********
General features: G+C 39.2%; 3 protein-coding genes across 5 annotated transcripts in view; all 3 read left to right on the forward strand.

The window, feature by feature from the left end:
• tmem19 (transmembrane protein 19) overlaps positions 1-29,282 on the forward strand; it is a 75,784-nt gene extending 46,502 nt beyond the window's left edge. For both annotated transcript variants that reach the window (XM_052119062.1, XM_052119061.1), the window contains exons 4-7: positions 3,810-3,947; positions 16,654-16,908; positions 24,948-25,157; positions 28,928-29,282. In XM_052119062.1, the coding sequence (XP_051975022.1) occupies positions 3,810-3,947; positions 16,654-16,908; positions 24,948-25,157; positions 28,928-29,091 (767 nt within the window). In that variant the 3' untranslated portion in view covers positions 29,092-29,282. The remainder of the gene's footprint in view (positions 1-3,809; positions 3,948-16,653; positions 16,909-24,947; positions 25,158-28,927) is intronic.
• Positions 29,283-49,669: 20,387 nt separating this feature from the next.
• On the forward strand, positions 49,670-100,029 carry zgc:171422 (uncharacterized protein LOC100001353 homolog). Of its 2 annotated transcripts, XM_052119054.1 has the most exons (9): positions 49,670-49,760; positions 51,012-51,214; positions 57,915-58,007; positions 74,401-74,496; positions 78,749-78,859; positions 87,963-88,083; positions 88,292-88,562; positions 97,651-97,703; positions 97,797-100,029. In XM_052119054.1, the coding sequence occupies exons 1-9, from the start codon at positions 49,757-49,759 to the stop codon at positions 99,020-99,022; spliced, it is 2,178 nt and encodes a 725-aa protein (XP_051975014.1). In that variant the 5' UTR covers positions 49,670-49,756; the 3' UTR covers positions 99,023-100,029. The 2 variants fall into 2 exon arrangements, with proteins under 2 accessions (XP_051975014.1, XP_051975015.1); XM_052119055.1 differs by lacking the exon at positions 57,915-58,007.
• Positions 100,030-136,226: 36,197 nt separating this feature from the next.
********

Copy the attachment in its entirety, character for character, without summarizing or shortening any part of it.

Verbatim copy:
General features: G+C 39.2%; 3 protein-coding genes across 5 annotated transcripts in view; all 3 read left to right on the forward strand.

The window, feature by feature from the left end:
• tmem19 (transmembrane protein 19) overlaps positions 1-29,282 on the forward strand; it is a 75,784-nt gene extending 46,502 nt beyond the window's left edge. For both annotated transcript variants that reach the window (XM_052119062.1, XM_052119061.1), the window contains exons 4-7: positions 3,810-3,947; positions 16,654-16,908; positions 24,948-25,157; positions 28,928-29,282. In XM_052119062.1, the coding sequence (XP_051975022.1) occupies positions 3,810-3,947; positions 16,654-16,908; positions 24,948-25,157; positions 28,928-29,091 (767 nt within the window). In that variant the 3' untranslated portion in view covers positions 29,092-29,282. The remainder of the gene's footprint in view (positions 1-3,809; positions 3,948-16,653; positions 16,909-24,947; positions 25,158-28,927) is intronic.
• Positions 29,283-49,669: 20,387 nt separating this feature from the next.
• On the forward strand, positions 49,670-100,029 carry zgc:171422 (uncharacterized protein LOC100001353 homolog). Of its 2 annotated transcripts, XM_052119054.1 has the most exons (9): positions 49,670-49,760; positions 51,012-51,214; positions 57,915-58,007; positions 74,401-74,496; positions 78,749-78,859; positions 87,963-88,083; positions 88,292-88,562; positions 97,651-97,703; positions 97,797-100,029. In XM_052119054.1, the coding sequence occupies exons 1-9, from the start codon at positions 49,757-49,759 to the stop codon at positions 99,020-99,022; spliced, it is 2,178 nt and encodes a 725-aa protein (XP_051975014.1). In that variant the 5' UTR covers positions 49,670-49,756; the 3' UTR covers positions 99,023-100,029. The 2 variants fall into 2 exon arrangements, with proteins under 2 accessions (XP_051975014.1, XP_051975015.1); XM_052119055.1 differs by lacking the exon at positions 57,915-58,007.
• Positions 100,030-136,226: 36,197 nt separating this feature from the next.